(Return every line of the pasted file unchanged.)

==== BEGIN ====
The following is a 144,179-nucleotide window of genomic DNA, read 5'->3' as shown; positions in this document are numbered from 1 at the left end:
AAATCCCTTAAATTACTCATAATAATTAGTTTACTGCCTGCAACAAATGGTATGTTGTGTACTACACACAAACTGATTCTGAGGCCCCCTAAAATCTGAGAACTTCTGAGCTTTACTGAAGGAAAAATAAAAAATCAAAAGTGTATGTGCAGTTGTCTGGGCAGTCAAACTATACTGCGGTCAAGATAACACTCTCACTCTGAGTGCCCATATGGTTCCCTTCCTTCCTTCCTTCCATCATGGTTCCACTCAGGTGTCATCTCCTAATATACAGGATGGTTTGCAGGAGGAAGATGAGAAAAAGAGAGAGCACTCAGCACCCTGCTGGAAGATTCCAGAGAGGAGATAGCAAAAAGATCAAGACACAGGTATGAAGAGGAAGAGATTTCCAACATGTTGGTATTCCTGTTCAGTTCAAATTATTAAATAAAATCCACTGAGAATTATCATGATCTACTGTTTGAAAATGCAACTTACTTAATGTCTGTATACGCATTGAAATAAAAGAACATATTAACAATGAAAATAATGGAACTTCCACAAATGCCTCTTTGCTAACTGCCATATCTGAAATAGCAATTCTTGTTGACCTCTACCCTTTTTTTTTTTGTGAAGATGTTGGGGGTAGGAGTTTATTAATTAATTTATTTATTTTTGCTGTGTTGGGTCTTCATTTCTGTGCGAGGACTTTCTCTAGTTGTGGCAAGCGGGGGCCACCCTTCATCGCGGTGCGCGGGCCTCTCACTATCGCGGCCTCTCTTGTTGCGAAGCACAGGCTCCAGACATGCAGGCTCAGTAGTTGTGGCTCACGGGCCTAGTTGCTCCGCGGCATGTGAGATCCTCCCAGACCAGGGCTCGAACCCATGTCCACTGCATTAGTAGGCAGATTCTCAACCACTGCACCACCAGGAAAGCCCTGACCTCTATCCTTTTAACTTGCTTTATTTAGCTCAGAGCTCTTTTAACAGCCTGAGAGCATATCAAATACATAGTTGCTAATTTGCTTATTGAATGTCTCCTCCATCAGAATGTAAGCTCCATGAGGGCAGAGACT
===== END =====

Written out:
The following is a 144,179-nucleotide window of genomic DNA, read 5'->3' as shown; positions in this document are numbered from 1 at the left end:
AAATCCCTTAAATTACTCATAATAATTAGTTTACTGCCTGCAACAAATGGTATGTTGTGTACTACACACAAACTGATTCTGAGGCCCCCTAAAATCTGAGAACTTCTGAGCTTTACTGAAGGAAAAATAAAAAATCAAAAGTGTATGTGCAGTTGTCTGGGCAGTCAAACTATACTGCGGTCAAGATAACACTCTCACTCTGAGTGCCCATATGGTTCCCTTCCTTCCTTCCTTCCATCATGGTTCCACTCAGGTGTCATCTCCTAATATACAGGATGGTTTGCAGGAGGAAGATGAGAAAAAGAGAGAGCACTCAGCACCCTGCTGGAAGATTCCAGAGAGGAGATAGCAAAAAGATCAAGACACAGGTATGAAGAGGAAGAGATTTCCAACATGTTGGTATTCCTGTTCAGTTCAAATTATTAAATAAAATCCACTGAGAATTATCATGATCTACTGTTTGAAAATGCAACTTACTTAATGTCTGTATACGCATTGAAATAAAAGAACATATTAACAATGAAAATAATGGAACTTCCACAAATGCCTCTTTGCTAACTGCCATATCTGAAATAGCAATTCTTGTTGACCTCTACCCTTTTTTTTTTTGTGAAGATGTTGGGGGTAGGAGTTTATTAATTAATTTATTTATTTTTGCTGTGTTGGGTCTTCATTTCTGTGCGAGGACTTTCTCTAGTTGTGGCAAGCGGGGGCCACCCTTCATCGCGGTGCGCGGGCCTCTCACTATCGCGGCCTCTCTTGTTGCGAAGCACAGGCTCCAGACATGCAGGCTCAGTAGTTGTGGCTCACGGGCCTAGTTGCTCCGCGGCATGTGAGATCCTCCCAGACCAGGGCTCGAACCCATGTCCACTGCATTAGTAGGCAGATTCTCAACCACTGCACCACCAGGAAAGCCCTGACCTCTATCCTTTTAACTTGCTTTATTTAGCTCAGAGCTCTTTTAACAGCCTGAGAGCATATCAAATACATAGTTGCTAATTTGCTTATTGAATGTCTCCTCCATCAGAATGTAAGCTCCATGAGGGCAGAGACT